The Genuineness of the Second Epistle of St. Peter -- By: J. J. Lias
BSac 70:280 (Oct 1913) p. 599
The Genuineness of the Second Epistle of St. Peter
The question of the genuineness of St. Peter’s Second Epistle has long been discussed. In ancient times, as well as our own, that genuineness has been disputed. Since the advent of a succession of critics of various schools in Germany who have revived the question of the canon of Scripture on modern lines, a lively discussion has been carried on, and arguments more or less cogent have been adduced on both sides. Of late, as we all know, a school of critics has arisen that refuses to discuss such questions at all. The point at issue is declared to be already settled by the “final and irreversible conclusions of modern scientific criticism” (as if any conclusions of science, until they have been fully tested by comparison with established facts, can be regarded as settled); and if any one presumes to question those conclusions, he is annihilated by a supercilious stare, or reduced to silence by a smile of haughty contempt. Nevertheless, the last German critic, Theodor Zahn, not less thoroughly equipped for his task than those of his nation who have gone before him, has decided in favor of the genuineness of the Epistle, and largely on the ground, on which the writer of these lines may claim to have anticipated him, that the Christian church in its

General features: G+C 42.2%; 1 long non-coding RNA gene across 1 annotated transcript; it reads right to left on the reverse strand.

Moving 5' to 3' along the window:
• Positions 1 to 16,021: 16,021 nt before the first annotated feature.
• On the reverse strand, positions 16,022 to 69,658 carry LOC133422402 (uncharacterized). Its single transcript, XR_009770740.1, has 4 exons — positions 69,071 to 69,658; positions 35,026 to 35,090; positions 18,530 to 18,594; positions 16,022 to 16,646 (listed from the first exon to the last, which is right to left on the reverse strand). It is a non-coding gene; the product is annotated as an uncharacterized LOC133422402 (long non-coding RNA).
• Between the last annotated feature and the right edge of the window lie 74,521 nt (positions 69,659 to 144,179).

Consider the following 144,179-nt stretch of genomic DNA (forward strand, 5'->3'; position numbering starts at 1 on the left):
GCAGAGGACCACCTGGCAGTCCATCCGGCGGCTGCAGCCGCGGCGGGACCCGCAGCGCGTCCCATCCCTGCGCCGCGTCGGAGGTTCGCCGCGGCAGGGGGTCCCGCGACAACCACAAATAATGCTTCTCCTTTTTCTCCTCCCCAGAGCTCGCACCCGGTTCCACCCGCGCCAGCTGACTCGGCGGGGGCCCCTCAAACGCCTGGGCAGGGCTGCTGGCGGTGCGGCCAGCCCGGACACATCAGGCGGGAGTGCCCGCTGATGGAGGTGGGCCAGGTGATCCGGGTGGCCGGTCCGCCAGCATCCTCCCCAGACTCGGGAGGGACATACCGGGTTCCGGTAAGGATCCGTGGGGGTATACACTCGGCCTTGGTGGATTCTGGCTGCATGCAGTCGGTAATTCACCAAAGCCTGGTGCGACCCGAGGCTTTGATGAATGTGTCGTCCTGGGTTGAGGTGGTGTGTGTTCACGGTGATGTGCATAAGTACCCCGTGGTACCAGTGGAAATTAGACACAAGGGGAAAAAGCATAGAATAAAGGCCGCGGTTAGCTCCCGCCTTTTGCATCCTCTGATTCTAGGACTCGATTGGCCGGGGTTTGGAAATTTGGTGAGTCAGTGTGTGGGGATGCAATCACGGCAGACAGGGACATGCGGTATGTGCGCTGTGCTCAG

BSac 70:280 (Oct 1913) p. 600
early days was hardly likely to have been imposed upon by a deliberate forgery.1
It may be thought impossible to say anything new on so hackneyed a subject. But a line of argument has occurred to the writer, based on a fact which has been observed by others beside himself, that the construction of the sentences in First Peter, Second Peter, and Jude is unlike that in any other book of the New Testament, and that these peculiarities of construction are common to the three writers. The argument from the use of particular words in First Peter and Second Peter has been somewhat too readily abandoned, in face of the facts that both of these Epistles lay great stress on the argument from prophecy, and that both Epistles appeal to the personal experiences of the Apostle.2 But the point that I shall endeavor to demonstrate is, that the order of the words in various sentences is (1) more disturbed, and (2) more involved, in these three Epistles, than in any other New Testament writer. It must be remembered that Second Peter and Jude have generally been regarded as having a close connection with each other.
The order of the words usual in New Testament Greek is the same as in English. Taking no account of particles, the noun usually comes first...
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